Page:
EFF warns: mobile OS vendors aren't serious about security

Chris Palmer -- formerly Google Android security framework engineer and now Technology Director of the Electronic Frontier Foundation -- writes about the cavalier attitude toward security exhibited by the major mobile operating system vendors, and the risk this poses to all of us:

By contrast, mobile systems lag far behind the established industry standard for open disclosure about problems and regular patch distribution. For example, Google has never made an announcement to its android-security-announce mailing list, although of course they have released many patches to resolve many security problems, just like any OS vendor. But Android open source releases are made only occasionally and contain security fixes unmarked, in among many other fixes and enhancements...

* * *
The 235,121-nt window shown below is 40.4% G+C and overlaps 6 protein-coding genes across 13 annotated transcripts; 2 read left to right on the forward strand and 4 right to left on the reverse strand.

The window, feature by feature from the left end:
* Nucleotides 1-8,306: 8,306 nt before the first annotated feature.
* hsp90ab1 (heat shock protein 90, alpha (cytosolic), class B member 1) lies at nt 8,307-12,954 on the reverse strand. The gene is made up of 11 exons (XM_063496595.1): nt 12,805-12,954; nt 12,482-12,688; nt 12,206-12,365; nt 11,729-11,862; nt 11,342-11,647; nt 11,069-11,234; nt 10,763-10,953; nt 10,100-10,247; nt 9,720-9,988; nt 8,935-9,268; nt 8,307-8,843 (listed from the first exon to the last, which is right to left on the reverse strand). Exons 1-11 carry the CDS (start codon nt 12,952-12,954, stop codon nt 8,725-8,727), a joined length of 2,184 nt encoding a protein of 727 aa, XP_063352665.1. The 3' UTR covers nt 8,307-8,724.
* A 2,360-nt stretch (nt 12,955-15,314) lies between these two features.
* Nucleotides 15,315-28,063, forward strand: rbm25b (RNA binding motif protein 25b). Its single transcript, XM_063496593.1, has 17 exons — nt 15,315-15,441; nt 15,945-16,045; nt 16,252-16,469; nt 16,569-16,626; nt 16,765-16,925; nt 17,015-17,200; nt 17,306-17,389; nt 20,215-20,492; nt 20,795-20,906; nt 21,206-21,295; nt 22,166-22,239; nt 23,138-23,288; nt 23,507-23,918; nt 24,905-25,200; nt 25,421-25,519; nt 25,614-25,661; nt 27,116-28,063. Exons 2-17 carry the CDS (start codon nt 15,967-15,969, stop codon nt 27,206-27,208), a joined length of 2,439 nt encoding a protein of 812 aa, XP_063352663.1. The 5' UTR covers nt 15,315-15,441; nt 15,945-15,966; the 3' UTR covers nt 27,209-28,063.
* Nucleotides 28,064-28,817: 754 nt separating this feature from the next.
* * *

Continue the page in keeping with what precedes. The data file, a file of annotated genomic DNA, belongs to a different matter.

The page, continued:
Android is hardly the only mobile security offender. Apple tends to ship patches for terrible bugs very late. For example, iOS 4.2 (shipped in early December 2010) contains fixes for remotely exploitable flaws such as this FreeType bug that were several months old at the time of patch release. To ship important patches so late is below the standard set by Microsoft and Ubuntu, who are usually (though not always) much more timely. (For example, Ubuntu shipped a patch for CVE-2010-2805 in mid-August, more than three months before Apple.)

Don't Sacrifice Security on Mobile Devices